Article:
David Bruce: William Shakespeare’s TROILUS AND CRESSIDA: A Retelling in Prose — Act 3, Scene 2


— 3.2 —

In his garden, Pandarus spoke to Troilus’ servant, a young boy.

“Hello!” Pandarus said to the servant. “Where’s your master? At my niece Cressida’s?”

“No, sir; he is waiting for you to lead him there.”

Pandarus said, “Oh, here he comes.”

Troilus entered the garden.

Pandarus said, “Hello. How are you now?”

He said to Troilus’ servant, “You may leave.”

The servant exited.

Pandarus asked Troilus, “Have you seen my niece?”

“No, Pandarus. I stalk about her door, like a soul who has newly arrived at the banks of the River Styx and who is waiting for waftage — transport by boat across the river — by Charon, the ferryman to the Land of the Dead. Oh, be my Charon, and give me swift transport to those Elysian Fields, the abode of the good souls in Hades. In the Elysian Fields, I may wallow in the lily-beds that are promised for the good souls. Oh, gentle Pandarus, from Cupid’s shoulder pluck his colorful wings and use them to fly with me to Cressida! Help me to cross the threshold of your niece’s door!”

“Walk here in the garden,” Pandarus said. “I’ll bring her to you quickly.”

He exited.

Alone, Troilus said to himself, “I am giddy and dizzy; anticipation whirls me round. The imaginary relish is so sweet that it enchants my sense. What will the reality be when the salivating palate tastes for real love’s thrice purified nectar? I am afraid that the result will be death, swooning destruction, or some joy too fine, too subtle-potent and powerfully refined and tuned too sharp in sweetness, for the capacity of my ruder powers. I very much fear this; and I also fear that I shall lose distinction in my joys, as does an army when the soldiers charge in mass to pursue and kill the fleeing enemy.”

“Distinction” means “the ability to differentiate.” If Troilus and Cressida were to have sex, two would become one. When they orgasmed, they would “die.” An army pursuing fleeing enemies can kill indiscriminately — kill quickly and without discriminating soldiers of high rank from soldiers of low rank.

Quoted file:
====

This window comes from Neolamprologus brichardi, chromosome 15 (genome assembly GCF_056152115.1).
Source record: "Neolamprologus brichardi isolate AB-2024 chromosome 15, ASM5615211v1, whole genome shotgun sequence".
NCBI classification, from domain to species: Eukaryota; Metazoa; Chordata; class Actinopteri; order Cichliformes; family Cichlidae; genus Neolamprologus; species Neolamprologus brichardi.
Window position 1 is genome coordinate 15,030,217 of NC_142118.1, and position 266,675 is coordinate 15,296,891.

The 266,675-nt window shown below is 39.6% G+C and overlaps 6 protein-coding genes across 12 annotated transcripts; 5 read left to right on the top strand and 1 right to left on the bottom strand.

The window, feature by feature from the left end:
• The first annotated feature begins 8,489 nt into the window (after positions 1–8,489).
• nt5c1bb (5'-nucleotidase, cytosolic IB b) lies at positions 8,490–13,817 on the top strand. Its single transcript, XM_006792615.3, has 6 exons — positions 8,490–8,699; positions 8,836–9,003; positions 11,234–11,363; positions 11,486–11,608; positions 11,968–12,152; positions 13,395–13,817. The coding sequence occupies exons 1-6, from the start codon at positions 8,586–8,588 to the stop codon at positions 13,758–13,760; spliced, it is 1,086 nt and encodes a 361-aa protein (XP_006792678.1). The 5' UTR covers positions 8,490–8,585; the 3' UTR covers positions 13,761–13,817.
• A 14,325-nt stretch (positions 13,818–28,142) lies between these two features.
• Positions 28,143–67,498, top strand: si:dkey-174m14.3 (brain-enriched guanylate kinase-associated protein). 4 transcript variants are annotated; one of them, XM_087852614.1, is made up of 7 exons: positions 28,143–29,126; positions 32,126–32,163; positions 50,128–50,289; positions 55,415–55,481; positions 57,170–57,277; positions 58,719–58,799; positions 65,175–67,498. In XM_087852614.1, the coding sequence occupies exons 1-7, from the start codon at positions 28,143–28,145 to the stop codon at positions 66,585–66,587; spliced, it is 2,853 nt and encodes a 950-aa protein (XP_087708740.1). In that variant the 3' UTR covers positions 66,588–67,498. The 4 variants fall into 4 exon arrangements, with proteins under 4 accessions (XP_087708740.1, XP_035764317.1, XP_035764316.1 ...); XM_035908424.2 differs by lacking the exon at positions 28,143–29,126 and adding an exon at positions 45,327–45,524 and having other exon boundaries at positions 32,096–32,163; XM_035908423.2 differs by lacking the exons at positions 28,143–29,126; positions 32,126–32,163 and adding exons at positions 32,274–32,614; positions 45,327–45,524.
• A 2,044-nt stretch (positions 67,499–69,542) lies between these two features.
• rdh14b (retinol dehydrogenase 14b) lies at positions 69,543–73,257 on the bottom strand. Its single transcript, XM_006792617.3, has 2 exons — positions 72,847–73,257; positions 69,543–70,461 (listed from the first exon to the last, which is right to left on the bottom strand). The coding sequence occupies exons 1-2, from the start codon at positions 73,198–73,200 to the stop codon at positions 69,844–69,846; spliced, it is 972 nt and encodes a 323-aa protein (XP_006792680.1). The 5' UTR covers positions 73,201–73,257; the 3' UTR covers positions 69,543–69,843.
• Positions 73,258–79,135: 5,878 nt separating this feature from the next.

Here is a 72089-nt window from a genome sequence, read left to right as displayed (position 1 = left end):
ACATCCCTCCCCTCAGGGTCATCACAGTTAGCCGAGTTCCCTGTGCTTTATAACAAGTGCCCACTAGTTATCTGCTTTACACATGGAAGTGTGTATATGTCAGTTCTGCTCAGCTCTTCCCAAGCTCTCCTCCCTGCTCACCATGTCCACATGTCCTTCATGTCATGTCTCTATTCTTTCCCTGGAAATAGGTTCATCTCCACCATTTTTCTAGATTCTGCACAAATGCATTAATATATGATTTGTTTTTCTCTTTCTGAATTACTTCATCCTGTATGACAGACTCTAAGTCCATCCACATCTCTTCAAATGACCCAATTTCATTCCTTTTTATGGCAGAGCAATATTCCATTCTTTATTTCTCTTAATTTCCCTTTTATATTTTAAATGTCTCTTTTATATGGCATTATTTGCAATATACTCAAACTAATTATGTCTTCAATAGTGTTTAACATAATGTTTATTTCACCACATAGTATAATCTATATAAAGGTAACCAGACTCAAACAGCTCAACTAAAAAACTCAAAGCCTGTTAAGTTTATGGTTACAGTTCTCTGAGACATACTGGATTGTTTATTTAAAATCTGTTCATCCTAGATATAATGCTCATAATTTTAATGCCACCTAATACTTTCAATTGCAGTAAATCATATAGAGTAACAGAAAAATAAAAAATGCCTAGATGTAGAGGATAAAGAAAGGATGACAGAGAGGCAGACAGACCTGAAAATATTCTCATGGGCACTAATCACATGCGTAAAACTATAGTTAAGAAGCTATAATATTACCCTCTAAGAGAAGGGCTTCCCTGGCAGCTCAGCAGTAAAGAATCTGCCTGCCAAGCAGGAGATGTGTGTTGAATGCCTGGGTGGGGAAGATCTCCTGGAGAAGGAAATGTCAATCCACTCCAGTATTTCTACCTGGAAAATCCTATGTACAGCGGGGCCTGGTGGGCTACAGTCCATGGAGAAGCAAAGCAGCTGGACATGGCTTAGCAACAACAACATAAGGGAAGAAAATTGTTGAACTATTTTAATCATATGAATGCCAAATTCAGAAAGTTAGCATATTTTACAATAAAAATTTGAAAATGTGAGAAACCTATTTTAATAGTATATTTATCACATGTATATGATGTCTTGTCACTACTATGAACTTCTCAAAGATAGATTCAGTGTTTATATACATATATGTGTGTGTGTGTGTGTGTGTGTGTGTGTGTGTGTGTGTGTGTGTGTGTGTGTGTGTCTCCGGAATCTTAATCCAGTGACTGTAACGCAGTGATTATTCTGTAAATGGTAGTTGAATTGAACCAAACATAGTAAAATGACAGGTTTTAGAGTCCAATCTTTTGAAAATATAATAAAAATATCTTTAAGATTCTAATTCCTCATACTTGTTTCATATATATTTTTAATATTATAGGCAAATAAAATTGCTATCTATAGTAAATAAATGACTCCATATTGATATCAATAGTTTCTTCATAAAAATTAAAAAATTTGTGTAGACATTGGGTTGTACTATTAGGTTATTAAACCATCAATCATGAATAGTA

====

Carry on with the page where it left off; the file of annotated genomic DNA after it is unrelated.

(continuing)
Pandarus returned and said, “She’s getting ready; she’ll come here soon. You must keep your wits about you. She blushes very much, and she breathes quickly and shallowly, as if a ghost had frightened her. I’ll bring her to you. She is the prettiest villain. She breathes as quickly and shallowly as a newly taken sparrow.”

Newly captured birds are very frightened, and because of their fright they breathe quickly and shallowly.

Pandarus exited.

Alone, Troilus said to himself, “Exactly such a passion embraces my bosom. My heart beats faster than a feverish pulse, and I am losing the use of all my senses, as if I were a lowly born person unexpectedly seeing his King looking at him.”

Pandarus returned, leading Cressida.

Pandarus said to her, “Come, come, what need do you have to blush? Shame’s a baby.”

Pandarus meant that shame was something little; however, in this culture a child of shame was a baby born out of wedlock.

He said to Troilus, “Here she is now. Now swear the oaths to her that you have sworn to me.”

Cressida moved as if she were going to leave the garden. Pandarus grabbed her arm and said, “What, are you gone again? You must be watched before you are made tame, must you? Come on, come on; if you draw backward, we’ll put you in harness.”

When Pandarus referred to Cressida, he used terms that likened her to a bird or other animal. He had already likened her to a newly caught sparrow. When he mentioned watching her until she be made tame, he was referring to a method of taming a hawk: breaking its will by not allowing it to sleep. And he referred to her as a skittish horse that needed to be harnessed to a cart.

Pandarus said to Troilus, “Why don’t you speak to her?”

Pandarus then said to Cressida, who was wearing a veil, “Come, draw this curtain, and let’s see your picture.”

In this culture, a curtain was hung before a painting. To see the painting, one had to draw the curtain. To see Cressida’s face, her veil had to be removed.

Pandarus removed Cressida’s veil and said, “Pity the day; how loath you are to offend daylight! If it were dark, you would close sooner.”

Night had not yet fallen. Pandarus was saying that he felt sorry for the daylight, in the presence of which Cressida was unwilling to offend — to stumble morally. But if it were dark, she would close the distance between herself and Troilus and they would offend together.

Troilus moved to Cressida, and they kissed.

Pandarus said to Troilus, “Good, good. Rub on, and kiss the mistress.”

Pandarus’ language referred to the game of bowls, in which “to rub” is “to negotiate an obstacle” and “to kiss the mistress” is “to gently touch the little ball aimed at in the game of bowling.” Of course, Pandarus used the phrase “to rub” to mean “to create sexual friction by rubbing against Cressida” and “to kiss the mistress” to mean “to kiss Cressida.”